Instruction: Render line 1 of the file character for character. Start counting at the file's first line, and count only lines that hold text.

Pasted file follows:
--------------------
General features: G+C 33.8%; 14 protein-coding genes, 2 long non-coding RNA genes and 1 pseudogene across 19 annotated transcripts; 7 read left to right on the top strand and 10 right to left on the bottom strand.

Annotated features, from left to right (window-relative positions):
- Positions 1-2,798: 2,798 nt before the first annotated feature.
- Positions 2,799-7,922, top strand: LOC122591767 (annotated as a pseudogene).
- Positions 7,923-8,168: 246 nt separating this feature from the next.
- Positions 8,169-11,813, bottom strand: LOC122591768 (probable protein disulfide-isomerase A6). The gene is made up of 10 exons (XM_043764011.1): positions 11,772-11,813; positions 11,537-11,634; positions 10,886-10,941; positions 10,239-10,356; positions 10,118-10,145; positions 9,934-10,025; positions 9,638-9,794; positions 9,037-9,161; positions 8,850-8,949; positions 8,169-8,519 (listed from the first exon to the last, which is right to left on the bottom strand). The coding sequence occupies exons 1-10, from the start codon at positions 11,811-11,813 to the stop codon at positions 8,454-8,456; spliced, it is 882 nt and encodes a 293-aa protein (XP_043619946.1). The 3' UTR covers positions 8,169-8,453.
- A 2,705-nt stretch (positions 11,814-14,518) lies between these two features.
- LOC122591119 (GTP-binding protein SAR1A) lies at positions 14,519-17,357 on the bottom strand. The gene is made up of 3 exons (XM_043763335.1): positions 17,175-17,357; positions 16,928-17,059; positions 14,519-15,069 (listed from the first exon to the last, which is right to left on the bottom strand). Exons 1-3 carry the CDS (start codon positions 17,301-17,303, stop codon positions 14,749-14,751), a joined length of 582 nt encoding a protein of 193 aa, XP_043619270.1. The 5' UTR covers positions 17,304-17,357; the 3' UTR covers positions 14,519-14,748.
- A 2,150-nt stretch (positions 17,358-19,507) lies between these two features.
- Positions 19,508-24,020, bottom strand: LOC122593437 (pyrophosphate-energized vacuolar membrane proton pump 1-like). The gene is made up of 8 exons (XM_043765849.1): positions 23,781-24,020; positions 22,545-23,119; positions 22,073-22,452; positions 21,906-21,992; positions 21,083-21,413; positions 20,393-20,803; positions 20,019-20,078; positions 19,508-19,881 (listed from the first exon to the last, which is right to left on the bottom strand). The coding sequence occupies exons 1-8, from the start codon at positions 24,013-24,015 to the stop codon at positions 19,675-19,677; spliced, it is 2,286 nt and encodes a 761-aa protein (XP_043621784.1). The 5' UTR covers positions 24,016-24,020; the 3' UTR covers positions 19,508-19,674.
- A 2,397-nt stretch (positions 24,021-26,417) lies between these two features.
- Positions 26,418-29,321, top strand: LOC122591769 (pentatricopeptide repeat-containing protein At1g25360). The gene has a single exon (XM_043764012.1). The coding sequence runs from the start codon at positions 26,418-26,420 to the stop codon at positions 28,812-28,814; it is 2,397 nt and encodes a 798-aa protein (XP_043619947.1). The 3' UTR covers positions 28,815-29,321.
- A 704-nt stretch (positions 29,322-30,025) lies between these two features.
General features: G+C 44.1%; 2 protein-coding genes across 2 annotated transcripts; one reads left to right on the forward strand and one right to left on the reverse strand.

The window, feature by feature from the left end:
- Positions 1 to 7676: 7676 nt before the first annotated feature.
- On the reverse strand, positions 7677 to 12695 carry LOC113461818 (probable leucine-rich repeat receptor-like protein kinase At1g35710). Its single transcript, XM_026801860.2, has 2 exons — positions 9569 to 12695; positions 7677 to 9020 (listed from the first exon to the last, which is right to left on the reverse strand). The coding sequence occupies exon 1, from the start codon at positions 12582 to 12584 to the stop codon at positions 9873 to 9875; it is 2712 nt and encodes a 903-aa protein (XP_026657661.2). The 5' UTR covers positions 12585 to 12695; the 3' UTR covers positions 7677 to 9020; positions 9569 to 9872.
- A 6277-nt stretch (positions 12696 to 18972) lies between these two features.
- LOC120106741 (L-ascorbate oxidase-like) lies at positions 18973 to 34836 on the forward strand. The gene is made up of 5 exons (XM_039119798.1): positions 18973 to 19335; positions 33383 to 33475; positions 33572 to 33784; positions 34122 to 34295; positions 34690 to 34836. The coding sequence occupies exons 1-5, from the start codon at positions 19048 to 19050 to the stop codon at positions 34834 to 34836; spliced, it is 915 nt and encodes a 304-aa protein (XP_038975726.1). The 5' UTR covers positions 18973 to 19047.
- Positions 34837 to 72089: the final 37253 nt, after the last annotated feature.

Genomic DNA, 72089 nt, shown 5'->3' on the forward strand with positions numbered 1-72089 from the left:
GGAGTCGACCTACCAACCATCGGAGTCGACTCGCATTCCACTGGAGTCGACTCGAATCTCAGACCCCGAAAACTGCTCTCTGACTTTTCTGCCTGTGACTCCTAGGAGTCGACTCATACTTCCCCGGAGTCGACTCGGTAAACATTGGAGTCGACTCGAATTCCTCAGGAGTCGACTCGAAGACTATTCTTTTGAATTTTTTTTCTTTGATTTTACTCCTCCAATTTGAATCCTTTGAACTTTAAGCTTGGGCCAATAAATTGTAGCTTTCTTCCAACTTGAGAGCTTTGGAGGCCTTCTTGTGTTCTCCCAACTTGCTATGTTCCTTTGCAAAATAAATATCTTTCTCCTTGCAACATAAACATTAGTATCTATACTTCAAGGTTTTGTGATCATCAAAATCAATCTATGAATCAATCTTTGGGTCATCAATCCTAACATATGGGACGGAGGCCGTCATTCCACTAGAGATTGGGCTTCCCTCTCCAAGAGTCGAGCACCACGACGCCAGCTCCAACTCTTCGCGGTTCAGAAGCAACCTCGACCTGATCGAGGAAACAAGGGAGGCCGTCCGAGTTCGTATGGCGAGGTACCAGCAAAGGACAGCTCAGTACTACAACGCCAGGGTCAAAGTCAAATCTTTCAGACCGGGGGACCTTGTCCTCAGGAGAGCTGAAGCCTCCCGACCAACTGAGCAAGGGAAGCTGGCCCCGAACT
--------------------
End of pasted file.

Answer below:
General features: G+C 33.8%; 14 protein-coding genes, 2 long non-coding RNA genes and 1 pseudogene across 19 annotated transcripts; 7 read left to right on the top strand and 10 right to left on the bottom strand.